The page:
Friday, 14 July 2017

Possible explanation for voting patterns?

We know that older people are:

(a) more likely to vote ("While 57% of 18 and 19 year-olds voted last week, for those aged 70+ the figure was 84%");

(b) more likely to vote Conservative ("amongst first time voters (those aged 18 and 19), Labour was forty seven percentage points ahead. Amongst those aged over 70, the Conservatives had a lead of fifty percentage points"); and

(c) more likely to have voted for Brexit ("Under-25s were more than twice as likely to vote Remain (71%) than Leave (29%).[...] while 60% of voters between the ages of 50 and 64 went for Leave").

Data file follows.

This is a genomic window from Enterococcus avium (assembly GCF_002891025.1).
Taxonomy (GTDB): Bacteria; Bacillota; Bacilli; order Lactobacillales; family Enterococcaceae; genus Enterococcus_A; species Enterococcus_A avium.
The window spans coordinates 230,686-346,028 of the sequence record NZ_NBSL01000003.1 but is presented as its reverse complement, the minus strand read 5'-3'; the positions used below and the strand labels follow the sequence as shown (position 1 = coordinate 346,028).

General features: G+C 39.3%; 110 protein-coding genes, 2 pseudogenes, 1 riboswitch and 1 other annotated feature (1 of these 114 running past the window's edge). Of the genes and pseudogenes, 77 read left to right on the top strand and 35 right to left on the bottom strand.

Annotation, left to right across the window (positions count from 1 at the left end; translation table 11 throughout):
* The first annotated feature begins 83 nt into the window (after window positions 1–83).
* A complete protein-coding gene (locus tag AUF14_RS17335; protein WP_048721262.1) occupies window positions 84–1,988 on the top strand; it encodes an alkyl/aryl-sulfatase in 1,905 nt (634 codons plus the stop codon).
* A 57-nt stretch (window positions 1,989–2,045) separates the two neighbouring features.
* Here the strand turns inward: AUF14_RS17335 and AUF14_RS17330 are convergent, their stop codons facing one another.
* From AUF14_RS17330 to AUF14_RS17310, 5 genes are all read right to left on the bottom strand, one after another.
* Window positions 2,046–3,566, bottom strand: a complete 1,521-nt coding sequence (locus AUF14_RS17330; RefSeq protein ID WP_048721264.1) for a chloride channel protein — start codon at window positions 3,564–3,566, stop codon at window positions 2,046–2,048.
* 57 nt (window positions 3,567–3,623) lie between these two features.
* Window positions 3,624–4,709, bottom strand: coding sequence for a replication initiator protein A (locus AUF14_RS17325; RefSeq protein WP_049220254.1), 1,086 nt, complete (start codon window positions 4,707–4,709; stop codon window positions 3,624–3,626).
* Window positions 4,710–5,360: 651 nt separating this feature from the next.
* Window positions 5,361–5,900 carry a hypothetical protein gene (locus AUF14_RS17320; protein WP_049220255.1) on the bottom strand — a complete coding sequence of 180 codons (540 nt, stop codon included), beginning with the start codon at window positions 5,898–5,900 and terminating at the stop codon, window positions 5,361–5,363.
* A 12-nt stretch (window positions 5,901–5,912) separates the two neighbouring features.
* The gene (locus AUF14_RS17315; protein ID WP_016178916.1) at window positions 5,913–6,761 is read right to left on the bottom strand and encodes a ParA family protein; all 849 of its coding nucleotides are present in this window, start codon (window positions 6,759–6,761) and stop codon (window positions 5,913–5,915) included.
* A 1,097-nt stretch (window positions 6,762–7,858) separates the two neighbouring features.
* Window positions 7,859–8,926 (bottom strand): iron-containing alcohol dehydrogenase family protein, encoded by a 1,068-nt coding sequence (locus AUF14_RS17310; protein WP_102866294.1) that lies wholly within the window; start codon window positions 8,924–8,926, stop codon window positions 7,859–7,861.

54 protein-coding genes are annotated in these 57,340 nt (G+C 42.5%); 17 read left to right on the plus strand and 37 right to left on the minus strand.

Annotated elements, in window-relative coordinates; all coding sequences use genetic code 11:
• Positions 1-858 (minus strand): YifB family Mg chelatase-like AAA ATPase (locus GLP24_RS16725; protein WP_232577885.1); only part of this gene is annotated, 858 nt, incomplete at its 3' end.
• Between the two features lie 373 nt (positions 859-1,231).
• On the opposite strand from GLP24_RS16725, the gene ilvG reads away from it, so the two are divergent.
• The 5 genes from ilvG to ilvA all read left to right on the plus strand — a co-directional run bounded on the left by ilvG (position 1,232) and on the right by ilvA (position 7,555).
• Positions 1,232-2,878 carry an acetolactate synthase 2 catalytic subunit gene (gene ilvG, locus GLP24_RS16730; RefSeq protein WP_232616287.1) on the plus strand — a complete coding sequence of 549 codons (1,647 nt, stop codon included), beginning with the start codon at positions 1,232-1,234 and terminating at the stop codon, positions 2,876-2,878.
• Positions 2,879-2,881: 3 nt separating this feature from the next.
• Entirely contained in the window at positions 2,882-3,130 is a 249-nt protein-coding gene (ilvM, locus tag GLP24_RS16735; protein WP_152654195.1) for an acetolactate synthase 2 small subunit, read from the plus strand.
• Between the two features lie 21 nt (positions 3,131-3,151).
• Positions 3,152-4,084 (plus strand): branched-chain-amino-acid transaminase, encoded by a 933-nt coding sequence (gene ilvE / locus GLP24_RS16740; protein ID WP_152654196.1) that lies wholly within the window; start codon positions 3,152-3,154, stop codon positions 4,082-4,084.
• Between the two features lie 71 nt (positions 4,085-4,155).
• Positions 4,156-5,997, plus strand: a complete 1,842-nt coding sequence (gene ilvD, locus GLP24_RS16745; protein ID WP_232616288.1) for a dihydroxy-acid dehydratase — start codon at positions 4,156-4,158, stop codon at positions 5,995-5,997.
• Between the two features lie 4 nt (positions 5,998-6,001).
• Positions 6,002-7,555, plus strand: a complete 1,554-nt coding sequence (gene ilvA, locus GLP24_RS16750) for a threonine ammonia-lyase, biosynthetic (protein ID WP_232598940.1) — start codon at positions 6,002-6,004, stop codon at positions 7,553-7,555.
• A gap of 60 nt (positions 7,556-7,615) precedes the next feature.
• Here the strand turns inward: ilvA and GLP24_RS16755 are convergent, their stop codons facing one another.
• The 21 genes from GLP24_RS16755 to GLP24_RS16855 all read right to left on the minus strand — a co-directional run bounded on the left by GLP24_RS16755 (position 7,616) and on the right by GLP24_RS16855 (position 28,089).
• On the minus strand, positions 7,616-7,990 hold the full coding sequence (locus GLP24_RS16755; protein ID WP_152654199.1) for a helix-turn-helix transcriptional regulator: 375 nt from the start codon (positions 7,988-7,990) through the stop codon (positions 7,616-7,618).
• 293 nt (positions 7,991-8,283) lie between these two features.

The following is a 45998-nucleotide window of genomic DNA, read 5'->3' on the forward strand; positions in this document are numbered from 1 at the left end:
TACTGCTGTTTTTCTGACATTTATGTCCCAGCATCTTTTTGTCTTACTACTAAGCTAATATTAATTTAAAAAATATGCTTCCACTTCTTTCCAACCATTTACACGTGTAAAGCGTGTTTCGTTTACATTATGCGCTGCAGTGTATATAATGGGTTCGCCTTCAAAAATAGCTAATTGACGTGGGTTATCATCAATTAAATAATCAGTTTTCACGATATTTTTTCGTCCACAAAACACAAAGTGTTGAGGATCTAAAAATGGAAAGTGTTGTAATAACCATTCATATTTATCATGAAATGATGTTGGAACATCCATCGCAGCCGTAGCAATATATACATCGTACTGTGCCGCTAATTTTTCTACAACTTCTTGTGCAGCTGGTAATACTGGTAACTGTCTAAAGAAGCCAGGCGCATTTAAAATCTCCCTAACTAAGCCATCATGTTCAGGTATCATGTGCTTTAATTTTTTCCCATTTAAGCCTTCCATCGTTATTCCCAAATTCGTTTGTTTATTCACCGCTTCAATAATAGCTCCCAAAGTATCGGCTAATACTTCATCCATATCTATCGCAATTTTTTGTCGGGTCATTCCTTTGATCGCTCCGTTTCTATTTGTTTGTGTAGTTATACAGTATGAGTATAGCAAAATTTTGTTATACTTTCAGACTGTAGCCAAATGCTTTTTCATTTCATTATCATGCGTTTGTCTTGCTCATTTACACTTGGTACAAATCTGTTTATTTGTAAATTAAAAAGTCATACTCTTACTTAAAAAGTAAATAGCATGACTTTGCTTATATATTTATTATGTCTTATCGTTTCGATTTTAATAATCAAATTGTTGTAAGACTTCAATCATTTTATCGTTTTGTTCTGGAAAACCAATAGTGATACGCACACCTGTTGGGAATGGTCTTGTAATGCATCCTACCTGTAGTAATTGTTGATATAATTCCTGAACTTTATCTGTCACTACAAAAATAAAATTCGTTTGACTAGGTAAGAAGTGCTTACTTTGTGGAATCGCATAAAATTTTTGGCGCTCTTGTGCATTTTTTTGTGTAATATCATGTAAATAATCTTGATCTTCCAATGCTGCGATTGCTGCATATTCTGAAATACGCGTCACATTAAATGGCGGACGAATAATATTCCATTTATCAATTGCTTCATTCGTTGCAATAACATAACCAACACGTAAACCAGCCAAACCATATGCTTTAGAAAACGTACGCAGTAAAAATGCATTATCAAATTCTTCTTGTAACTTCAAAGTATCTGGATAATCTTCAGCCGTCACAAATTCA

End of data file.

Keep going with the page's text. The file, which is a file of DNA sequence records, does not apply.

Well, "The OECD found in a survey of 34 countries last year that the UK has one of the highest rates of literacy and numeracy in the 55-64 age group, but is in the bottom ten for 16 to 24-year-olds."

I know that correlation is not the same as causation, but I'm pretty confident that if there is a causal link it isn't because voting causes increased literacy or numeracy.

(The OECD finding was referred to in the LRB, but I somehow think they haven't drawn the same inferences from the data that I have.)

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